[Newspoint] The ominous knock on the door
Duterte’s war on drugs is finally hitting home, though rather prematurely; our own drugs have yet to arrive.
Here, in our condominium communities, the operation is promoted as benign, even friendly, to contrast it, I suppose, with the run of such operations, in which more than 1,000 have been killed. It is to proceed this way:
The police enter our building, take the elevator to our floor – 6th – and knock on the door, not our door, but the one across, making things uncomfortable enough.
The visit is obviously intended self-promotionally: our neighbor is warned about drugs and enlisted in the war. The whole drama is videotaped. No one dies, nothing is concealed, everything stage-managed, nothing remotely akin to the cases in the news – those are cases precisely dramatic in their own sordid reality, even if the reality is only selectively shown; the street cameras supposed to record it, by some outrageous fortune, happen to not be working when they should be.
In any case, the sight of policemen descending on our street in fair force on the first hour of a workday is definitely out of keeping with the good-guys portrayal scripted for them. The episode has been agreed to by the barangay leadership and the building administrators. For our part, the collaboration has been apparently naïvely extended and becomes known to most of us residents only after the fact.
Our opposite-door household, comprising a British husband, a Filipino housewife, their two sons (an 8-year-old and a toddler), and a couple of domestics, admit having been enlisted clueless themselves; they say they have no idea how they have been picked, and why they of all people. Anyway, apprised of their human rights and warned about what police visits could lead to, they are not so agreeable now. Our building administrator, herself better informed now, has decided to restrict the visitors to the lobby.
And that’s how it actually happens. But if it brings any sense of consolation, it would seem misplaced, indeed perverse, in the larger context and reality of this one-sided war. It serves only to exemplify class culture and class justice.
For one thing, most of the dead have been victimized 3 times – first by poverty, then by drugs, finally by summary execution. In fact, for many of them, no knock on the door came at all that may have given them time to say a quick prayer or to bolt, however illusory its chance at success.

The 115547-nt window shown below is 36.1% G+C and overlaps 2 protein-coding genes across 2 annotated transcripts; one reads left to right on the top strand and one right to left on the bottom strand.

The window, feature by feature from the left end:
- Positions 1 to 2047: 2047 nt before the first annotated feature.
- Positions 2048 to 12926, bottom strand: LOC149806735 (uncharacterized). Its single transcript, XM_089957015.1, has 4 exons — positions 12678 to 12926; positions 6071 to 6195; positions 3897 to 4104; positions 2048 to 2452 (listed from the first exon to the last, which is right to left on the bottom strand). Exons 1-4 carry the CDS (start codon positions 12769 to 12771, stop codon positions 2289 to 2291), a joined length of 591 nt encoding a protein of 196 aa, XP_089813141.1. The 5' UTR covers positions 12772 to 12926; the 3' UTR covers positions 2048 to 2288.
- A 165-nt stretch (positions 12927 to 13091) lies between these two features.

But if we think the war on drugs is a set war, with set rules and set targets, such that anyone with nothing to do with drugs is safe (which does not justify it even so), we have not been listening and watching sensibly; we have allowed ourselves, possibly by some sense of denial and wishful self-preservation, to be hoodwinked and taken for a ride toward our own inclusive ruin.
If fascism begins with a knock on the door, we have been taken well past that. We have ignored the signs and continue to ignore them. When Duterte professed idolatry for the dictator Ferdinand Marcos, called for a hero’s burial for him, and raised the possibility, a mere month into his presidency, of imposing martial law, as Marcos had done, we largely dismissed it as mere words – froth – as in Marcos’ case.
When he proclaimed himself socialist, then godless communist, we thought he couldn’t have known what he was saying, noting the swing too extreme from being rightist and Catholic. Not even as he savages the Americans and their Western allies continuously with profanities, and cozies up to their ideological opposites, the Russians and the Chinese and their Filipino surrogates, we just watch; some of us even cheer.
Apparently challenged, or probably inspired, by such incredible denseness around him, he has decided to invoke Hitler’s name in relation to his own anti-drug pogrom. He even cuts by half the number of Jews Hitler exterminated, from 6 million, to match his own target number: “There are three million drug addicts [in the Philippines]; I’d be happy to slaughter them.”
But trust ourselves to find a way out for Duterte, whom we are simply unable to conceive as Hitler’s twin pea in a pod. Hitler himself would not have been pleased with the comparison; he had a gift of demagoguery; he in fact managed to rally a whole nation around him. He also plotted and ran a world war so well he scared his enemy.
“Hell,” he might have remarked in his comparatively civil German, “I almost won it.”
With apologies to Hitler, he and Duterte are both fascists. The rest are details. – Rappler.com